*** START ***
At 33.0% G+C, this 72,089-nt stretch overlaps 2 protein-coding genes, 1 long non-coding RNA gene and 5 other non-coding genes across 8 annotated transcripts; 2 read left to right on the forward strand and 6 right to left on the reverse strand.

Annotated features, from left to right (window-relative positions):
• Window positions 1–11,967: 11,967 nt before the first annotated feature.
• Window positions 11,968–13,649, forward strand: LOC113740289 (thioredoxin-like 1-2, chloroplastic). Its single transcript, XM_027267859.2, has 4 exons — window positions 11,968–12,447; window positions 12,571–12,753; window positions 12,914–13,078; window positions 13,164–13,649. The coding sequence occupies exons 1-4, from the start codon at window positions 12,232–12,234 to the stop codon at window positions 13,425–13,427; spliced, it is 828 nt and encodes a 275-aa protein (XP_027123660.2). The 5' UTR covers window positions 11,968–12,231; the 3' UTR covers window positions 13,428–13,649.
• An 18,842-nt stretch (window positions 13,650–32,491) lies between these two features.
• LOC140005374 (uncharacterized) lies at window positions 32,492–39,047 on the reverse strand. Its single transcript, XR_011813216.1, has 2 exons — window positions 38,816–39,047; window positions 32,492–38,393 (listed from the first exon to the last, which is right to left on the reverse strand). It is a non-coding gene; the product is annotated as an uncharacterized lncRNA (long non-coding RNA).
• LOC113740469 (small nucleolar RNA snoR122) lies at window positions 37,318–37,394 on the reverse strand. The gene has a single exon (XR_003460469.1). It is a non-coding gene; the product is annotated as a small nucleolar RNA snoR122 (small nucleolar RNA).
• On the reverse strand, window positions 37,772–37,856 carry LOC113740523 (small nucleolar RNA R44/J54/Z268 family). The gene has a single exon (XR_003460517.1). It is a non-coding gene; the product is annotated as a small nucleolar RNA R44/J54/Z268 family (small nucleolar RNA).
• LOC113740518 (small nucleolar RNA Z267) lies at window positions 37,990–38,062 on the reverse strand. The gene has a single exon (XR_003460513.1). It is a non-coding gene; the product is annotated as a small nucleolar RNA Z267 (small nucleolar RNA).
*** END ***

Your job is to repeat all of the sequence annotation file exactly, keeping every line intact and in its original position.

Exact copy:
At 33.0% G+C, this 72,089-nt stretch overlaps 2 protein-coding genes, 1 long non-coding RNA gene and 5 other non-coding genes across 8 annotated transcripts; 2 read left to right on the forward strand and 6 right to left on the reverse strand.

Annotated features, from left to right (window-relative positions):
• Window positions 1–11,967: 11,967 nt before the first annotated feature.
• Window positions 11,968–13,649, forward strand: LOC113740289 (thioredoxin-like 1-2, chloroplastic). Its single transcript, XM_027267859.2, has 4 exons — window positions 11,968–12,447; window positions 12,571–12,753; window positions 12,914–13,078; window positions 13,164–13,649. The coding sequence occupies exons 1-4, from the start codon at window positions 12,232–12,234 to the stop codon at window positions 13,425–13,427; spliced, it is 828 nt and encodes a 275-aa protein (XP_027123660.2). The 5' UTR covers window positions 11,968–12,231; the 3' UTR covers window positions 13,428–13,649.
• An 18,842-nt stretch (window positions 13,650–32,491) lies between these two features.
• LOC140005374 (uncharacterized) lies at window positions 32,492–39,047 on the reverse strand. Its single transcript, XR_011813216.1, has 2 exons — window positions 38,816–39,047; window positions 32,492–38,393 (listed from the first exon to the last, which is right to left on the reverse strand). It is a non-coding gene; the product is annotated as an uncharacterized lncRNA (long non-coding RNA).
• LOC113740469 (small nucleolar RNA snoR122) lies at window positions 37,318–37,394 on the reverse strand. The gene has a single exon (XR_003460469.1). It is a non-coding gene; the product is annotated as a small nucleolar RNA snoR122 (small nucleolar RNA).
• On the reverse strand, window positions 37,772–37,856 carry LOC113740523 (small nucleolar RNA R44/J54/Z268 family). The gene has a single exon (XR_003460517.1). It is a non-coding gene; the product is annotated as a small nucleolar RNA R44/J54/Z268 family (small nucleolar RNA).
• LOC113740518 (small nucleolar RNA Z267) lies at window positions 37,990–38,062 on the reverse strand. The gene has a single exon (XR_003460513.1). It is a non-coding gene; the product is annotated as a small nucleolar RNA Z267 (small nucleolar RNA).